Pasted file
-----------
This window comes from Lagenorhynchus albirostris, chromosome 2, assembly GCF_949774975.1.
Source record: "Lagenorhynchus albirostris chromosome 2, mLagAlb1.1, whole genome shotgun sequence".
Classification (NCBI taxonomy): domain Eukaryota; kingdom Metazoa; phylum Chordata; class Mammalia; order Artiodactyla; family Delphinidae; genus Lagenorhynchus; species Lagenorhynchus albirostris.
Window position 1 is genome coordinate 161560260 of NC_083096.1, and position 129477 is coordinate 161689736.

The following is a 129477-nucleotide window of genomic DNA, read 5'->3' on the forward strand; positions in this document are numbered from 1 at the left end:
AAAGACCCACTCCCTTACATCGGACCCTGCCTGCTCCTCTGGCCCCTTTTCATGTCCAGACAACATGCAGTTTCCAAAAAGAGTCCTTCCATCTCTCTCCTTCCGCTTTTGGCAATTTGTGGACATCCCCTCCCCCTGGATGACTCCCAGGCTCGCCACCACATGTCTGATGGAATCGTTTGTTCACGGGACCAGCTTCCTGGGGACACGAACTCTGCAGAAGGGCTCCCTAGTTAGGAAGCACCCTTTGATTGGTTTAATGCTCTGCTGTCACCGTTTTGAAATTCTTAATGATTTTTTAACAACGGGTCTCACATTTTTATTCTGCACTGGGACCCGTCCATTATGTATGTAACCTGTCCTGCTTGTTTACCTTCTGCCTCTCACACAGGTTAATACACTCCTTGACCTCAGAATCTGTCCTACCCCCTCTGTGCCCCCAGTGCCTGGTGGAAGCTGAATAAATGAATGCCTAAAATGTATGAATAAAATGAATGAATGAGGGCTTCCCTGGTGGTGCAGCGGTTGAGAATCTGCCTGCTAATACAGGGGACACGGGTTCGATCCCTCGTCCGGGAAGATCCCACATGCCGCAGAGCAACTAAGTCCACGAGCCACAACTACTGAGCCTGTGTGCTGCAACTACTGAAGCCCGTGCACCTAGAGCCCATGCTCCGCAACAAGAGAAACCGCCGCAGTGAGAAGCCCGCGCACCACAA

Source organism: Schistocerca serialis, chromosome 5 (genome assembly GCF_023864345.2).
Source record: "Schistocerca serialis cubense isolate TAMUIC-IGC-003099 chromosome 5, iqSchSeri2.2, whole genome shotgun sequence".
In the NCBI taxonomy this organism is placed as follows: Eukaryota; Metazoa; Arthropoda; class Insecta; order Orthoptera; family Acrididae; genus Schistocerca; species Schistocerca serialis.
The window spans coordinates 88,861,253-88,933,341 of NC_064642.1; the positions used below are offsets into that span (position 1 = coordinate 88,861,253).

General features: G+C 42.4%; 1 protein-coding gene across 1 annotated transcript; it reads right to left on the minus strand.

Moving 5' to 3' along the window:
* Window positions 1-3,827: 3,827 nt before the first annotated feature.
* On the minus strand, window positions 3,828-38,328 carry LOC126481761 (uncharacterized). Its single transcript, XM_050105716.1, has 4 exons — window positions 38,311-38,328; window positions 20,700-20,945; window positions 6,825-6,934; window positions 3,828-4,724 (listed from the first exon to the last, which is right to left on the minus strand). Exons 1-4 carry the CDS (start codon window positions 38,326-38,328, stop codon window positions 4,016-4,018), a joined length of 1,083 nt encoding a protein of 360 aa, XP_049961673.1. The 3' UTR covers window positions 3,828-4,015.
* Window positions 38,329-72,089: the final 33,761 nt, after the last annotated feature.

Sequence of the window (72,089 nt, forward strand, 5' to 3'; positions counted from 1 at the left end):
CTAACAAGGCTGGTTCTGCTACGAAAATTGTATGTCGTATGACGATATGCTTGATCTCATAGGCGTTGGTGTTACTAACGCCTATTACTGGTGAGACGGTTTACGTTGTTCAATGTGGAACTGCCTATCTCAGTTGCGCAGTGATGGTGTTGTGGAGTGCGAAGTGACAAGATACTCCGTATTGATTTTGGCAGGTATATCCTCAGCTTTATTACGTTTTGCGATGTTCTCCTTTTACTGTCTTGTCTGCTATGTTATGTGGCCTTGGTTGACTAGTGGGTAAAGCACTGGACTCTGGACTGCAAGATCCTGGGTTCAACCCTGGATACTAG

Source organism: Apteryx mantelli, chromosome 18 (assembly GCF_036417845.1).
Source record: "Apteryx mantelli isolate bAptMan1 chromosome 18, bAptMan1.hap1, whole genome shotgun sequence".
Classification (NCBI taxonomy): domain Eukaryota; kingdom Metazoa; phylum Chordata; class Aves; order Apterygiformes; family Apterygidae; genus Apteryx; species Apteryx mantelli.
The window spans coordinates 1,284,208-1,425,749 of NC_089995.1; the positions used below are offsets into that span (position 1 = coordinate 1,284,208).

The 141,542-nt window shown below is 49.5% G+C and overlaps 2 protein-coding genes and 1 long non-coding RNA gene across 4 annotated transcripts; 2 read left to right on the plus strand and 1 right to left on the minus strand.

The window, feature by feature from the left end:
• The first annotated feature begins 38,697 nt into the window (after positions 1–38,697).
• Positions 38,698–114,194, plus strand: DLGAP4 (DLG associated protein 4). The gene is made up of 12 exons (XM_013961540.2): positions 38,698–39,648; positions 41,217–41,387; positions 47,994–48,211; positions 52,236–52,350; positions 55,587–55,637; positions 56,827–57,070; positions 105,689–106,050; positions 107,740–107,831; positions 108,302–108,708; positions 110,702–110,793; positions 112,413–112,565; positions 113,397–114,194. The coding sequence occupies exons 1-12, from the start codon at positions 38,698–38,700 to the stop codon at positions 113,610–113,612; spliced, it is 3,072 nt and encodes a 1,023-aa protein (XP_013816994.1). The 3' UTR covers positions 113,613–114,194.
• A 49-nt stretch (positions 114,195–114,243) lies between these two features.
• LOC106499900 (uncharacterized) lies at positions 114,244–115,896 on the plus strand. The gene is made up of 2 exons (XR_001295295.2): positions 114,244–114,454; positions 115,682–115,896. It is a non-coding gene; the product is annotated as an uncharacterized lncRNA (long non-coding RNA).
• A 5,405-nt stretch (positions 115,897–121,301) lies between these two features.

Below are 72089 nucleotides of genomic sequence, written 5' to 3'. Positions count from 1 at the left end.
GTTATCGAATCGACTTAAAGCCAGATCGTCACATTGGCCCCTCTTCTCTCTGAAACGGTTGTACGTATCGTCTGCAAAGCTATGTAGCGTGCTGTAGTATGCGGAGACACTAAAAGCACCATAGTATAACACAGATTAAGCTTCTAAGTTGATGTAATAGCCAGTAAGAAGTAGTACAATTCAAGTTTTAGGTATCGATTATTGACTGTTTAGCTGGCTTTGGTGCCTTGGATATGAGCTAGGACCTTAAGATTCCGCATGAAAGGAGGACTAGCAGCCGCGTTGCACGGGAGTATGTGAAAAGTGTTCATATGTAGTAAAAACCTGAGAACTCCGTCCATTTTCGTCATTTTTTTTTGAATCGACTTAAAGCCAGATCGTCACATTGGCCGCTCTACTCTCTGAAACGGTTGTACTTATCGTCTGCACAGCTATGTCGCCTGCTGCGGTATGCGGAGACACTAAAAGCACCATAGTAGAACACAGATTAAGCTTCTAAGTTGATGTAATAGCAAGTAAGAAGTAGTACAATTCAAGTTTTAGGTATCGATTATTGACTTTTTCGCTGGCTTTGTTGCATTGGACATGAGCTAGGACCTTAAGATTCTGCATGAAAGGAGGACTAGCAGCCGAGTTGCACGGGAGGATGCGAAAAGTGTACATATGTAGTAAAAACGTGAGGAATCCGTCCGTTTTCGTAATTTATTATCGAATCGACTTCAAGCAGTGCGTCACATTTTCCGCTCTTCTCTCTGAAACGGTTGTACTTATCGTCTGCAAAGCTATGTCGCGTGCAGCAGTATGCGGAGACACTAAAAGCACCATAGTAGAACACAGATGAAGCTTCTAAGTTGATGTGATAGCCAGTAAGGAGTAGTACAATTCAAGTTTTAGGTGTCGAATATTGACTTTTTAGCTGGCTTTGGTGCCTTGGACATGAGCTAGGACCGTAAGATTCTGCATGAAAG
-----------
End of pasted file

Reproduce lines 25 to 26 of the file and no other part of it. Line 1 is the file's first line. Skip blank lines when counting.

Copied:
• Positions 38,698–114,194, plus strand: DLGAP4 (DLG associated protein 4). The gene is made up of 12 exons (XM_013961540.2): positions 38,698–39,648; positions 41,217–41,387; positions 47,994–48,211; positions 52,236–52,350; positions 55,587–55,637; positions 56,827–57,070; positions 105,689–106,050; positions 107,740–107,831; positions 108,302–108,708; positions 110,702–110,793; positions 112,413–112,565; positions 113,397–114,194. The coding sequence occupies exons 1-12, from the start codon at positions 38,698–38,700 to the stop codon at positions 113,610–113,612; spliced, it is 3,072 nt and encodes a 1,023-aa protein (XP_013816994.1). The 3' UTR covers positions 113,613–114,194.
• A 49-nt stretch (positions 114,195–114,243) lies between these two features.